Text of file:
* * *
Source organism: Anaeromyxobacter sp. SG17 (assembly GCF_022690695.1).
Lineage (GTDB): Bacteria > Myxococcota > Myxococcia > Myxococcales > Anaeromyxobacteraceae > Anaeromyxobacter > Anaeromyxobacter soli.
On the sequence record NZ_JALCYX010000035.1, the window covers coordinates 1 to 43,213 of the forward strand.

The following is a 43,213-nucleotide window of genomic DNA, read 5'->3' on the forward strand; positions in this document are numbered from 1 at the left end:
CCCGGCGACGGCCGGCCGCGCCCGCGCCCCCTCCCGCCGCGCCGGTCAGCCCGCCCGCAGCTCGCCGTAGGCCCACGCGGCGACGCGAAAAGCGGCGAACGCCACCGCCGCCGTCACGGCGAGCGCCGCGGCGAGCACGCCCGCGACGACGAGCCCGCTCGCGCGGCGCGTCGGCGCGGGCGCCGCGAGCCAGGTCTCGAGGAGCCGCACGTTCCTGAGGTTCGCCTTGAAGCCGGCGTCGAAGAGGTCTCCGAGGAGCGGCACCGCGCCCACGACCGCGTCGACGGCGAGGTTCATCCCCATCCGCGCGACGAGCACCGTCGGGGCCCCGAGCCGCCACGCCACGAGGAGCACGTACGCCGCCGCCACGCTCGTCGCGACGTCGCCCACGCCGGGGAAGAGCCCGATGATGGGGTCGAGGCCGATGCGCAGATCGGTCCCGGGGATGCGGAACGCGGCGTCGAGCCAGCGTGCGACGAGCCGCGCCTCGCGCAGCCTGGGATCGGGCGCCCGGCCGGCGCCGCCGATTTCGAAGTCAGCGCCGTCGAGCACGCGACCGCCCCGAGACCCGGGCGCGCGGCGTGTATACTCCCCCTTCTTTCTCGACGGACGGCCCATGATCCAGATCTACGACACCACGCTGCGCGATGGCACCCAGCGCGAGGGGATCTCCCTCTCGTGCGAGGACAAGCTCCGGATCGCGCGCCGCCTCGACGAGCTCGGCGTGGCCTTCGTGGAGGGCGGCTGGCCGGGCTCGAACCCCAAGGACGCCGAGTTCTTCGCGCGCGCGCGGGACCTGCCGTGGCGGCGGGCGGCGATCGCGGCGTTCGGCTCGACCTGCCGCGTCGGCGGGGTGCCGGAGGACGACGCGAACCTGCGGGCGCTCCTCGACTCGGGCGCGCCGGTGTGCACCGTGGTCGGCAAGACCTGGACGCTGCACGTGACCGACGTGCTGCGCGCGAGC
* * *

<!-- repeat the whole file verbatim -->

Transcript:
Source organism: Anaeromyxobacter sp. SG17 (assembly GCF_022690695.1).
Lineage (GTDB): Bacteria > Myxococcota > Myxococcia > Myxococcales > Anaeromyxobacteraceae > Anaeromyxobacter > Anaeromyxobacter soli.
On the sequence record NZ_JALCYX010000035.1, the window covers coordinates 1 to 43,213 of the forward strand.

The following is a 43,213-nucleotide window of genomic DNA, read 5'->3' on the forward strand; positions in this document are numbered from 1 at the left end:
CCCGGCGACGGCCGGCCGCGCCCGCGCCCCCTCCCGCCGCGCCGGTCAGCCCGCCCGCAGCTCGCCGTAGGCCCACGCGGCGACGCGAAAAGCGGCGAACGCCACCGCCGCCGTCACGGCGAGCGCCGCGGCGAGCACGCCCGCGACGACGAGCCCGCTCGCGCGGCGCGTCGGCGCGGGCGCCGCGAGCCAGGTCTCGAGGAGCCGCACGTTCCTGAGGTTCGCCTTGAAGCCGGCGTCGAAGAGGTCTCCGAGGAGCGGCACCGCGCCCACGACCGCGTCGACGGCGAGGTTCATCCCCATCCGCGCGACGAGCACCGTCGGGGCCCCGAGCCGCCACGCCACGAGGAGCACGTACGCCGCCGCCACGCTCGTCGCGACGTCGCCCACGCCGGGGAAGAGCCCGATGATGGGGTCGAGGCCGATGCGCAGATCGGTCCCGGGGATGCGGAACGCGGCGTCGAGCCAGCGTGCGACGAGCCGCGCCTCGCGCAGCCTGGGATCGGGCGCCCGGCCGGCGCCGCCGATTTCGAAGTCAGCGCCGTCGAGCACGCGACCGCCCCGAGACCCGGGCGCGCGGCGTGTATACTCCCCCTTCTTTCTCGACGGACGGCCCATGATCCAGATCTACGACACCACGCTGCGCGATGGCACCCAGCGCGAGGGGATCTCCCTCTCGTGCGAGGACAAGCTCCGGATCGCGCGCCGCCTCGACGAGCTCGGCGTGGCCTTCGTGGAGGGCGGCTGGCCGGGCTCGAACCCCAAGGACGCCGAGTTCTTCGCGCGCGCGCGGGACCTGCCGTGGCGGCGGGCGGCGATCGCGGCGTTCGGCTCGACCTGCCGCGTCGGCGGGGTGCCGGAGGACGACGCGAACCTGCGGGCGCTCCTCGACTCGGGCGCGCCGGTGTGCACCGTGGTCGGCAAGACCTGGACGCTGCACGTGACCGACGTGCTGCGCGCGAGC